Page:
Further inclusions of a Self-Guided Wayfarer Tour are; reserved accommodation in Japanese inns or ryokans, all of which have been specifically chosen for their warm hospitality and authentic interesting atmosphere; breakfasts and dinners, comprised of locally sourced ingredients; main baggage transfers between accommodation – travellers need only carry a day-pack while walking; and English-language Japan-based, 24/7 emergency support provided via telephone, email and SMS.

Walk Japan’s Self-Guide Wayfarer Tours provide travellers with thoughtfully and carefully created itineraries supported with thorough information and support to travel safely and enjoyably in Japan, whether solo or in a group of family or friends.

Walk Japan currently offer three self-guided tours, based on some of their most popular guided tours.

Self-Guided Nakasendo Wayfarer (7 Days, Activity Level 3)

Ideal for families, this tour is the self-guided version of Walk Japan’s pioneering Nakasendo Way tour, which follows a continuous route through central Japan’s rural, hilly countryside with expansive views, atmospheric traditional inns, local cuisine, and rich cultural experiences and history.

In the seventeenth century, the Nakasendo Way was a bustling highway with travellers including feudal lords, princesses, samurai, itinerant merchants, pilgrims, and villagers. Now largely forgotten and quiet, the old road provides a charming journey through scenic countryside and also the history of Japan, its society, and rural life.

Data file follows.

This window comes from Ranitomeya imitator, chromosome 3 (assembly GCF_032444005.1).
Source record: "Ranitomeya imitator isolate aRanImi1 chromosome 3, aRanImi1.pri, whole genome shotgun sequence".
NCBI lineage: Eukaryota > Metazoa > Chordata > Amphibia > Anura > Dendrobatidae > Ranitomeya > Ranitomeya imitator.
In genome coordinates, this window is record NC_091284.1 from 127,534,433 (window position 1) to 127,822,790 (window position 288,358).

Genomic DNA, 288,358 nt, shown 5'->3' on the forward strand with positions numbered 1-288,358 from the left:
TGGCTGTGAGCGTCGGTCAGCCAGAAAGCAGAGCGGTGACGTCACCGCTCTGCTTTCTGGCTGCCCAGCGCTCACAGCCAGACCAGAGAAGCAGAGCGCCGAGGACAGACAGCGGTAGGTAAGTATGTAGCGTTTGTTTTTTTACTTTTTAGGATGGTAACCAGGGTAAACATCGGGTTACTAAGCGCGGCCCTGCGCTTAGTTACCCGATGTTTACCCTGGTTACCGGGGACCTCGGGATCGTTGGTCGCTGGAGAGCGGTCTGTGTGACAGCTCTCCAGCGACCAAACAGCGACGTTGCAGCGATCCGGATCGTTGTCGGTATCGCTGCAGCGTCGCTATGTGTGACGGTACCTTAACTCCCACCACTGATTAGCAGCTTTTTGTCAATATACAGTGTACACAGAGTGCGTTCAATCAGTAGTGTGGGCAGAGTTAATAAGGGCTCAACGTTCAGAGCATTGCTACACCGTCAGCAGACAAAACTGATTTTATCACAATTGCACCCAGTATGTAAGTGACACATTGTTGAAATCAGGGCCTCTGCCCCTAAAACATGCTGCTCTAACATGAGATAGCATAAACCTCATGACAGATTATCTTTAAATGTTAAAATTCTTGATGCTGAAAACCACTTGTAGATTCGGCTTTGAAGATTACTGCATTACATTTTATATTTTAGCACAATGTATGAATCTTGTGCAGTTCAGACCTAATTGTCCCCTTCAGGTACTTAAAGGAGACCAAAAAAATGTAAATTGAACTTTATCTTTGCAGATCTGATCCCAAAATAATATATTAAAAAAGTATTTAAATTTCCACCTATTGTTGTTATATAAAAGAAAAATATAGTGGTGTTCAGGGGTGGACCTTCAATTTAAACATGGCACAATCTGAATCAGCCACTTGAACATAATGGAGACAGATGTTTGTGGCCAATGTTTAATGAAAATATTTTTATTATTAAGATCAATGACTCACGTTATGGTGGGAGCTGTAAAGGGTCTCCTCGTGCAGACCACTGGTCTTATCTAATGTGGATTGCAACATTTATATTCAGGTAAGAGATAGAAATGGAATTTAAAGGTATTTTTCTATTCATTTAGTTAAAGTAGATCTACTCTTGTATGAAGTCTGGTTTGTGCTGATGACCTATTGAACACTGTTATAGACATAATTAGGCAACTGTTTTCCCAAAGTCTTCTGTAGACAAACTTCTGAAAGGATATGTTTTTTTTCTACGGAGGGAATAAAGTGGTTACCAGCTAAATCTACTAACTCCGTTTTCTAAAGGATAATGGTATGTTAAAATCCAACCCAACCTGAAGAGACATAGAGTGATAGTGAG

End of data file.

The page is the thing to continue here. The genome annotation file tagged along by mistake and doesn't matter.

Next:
With a diversity of culture, food, and terrain, travellers will explore the most-enjoyable, scenic, and best-preserved parts of the old highway, into the mountainous region of Japan’s Southern Alps via the enchanting Kiso Valley and, finally, onto the exciting and lively metropolis of Tokyo. As such, the Self-Guided Nakasendo Wayfarer is the perfect prelude to an exploration of Tokyo, a destination favourite for travellers of all ages.

Self-Guided Basho Wayfarer (6 Days, Activity Level 2)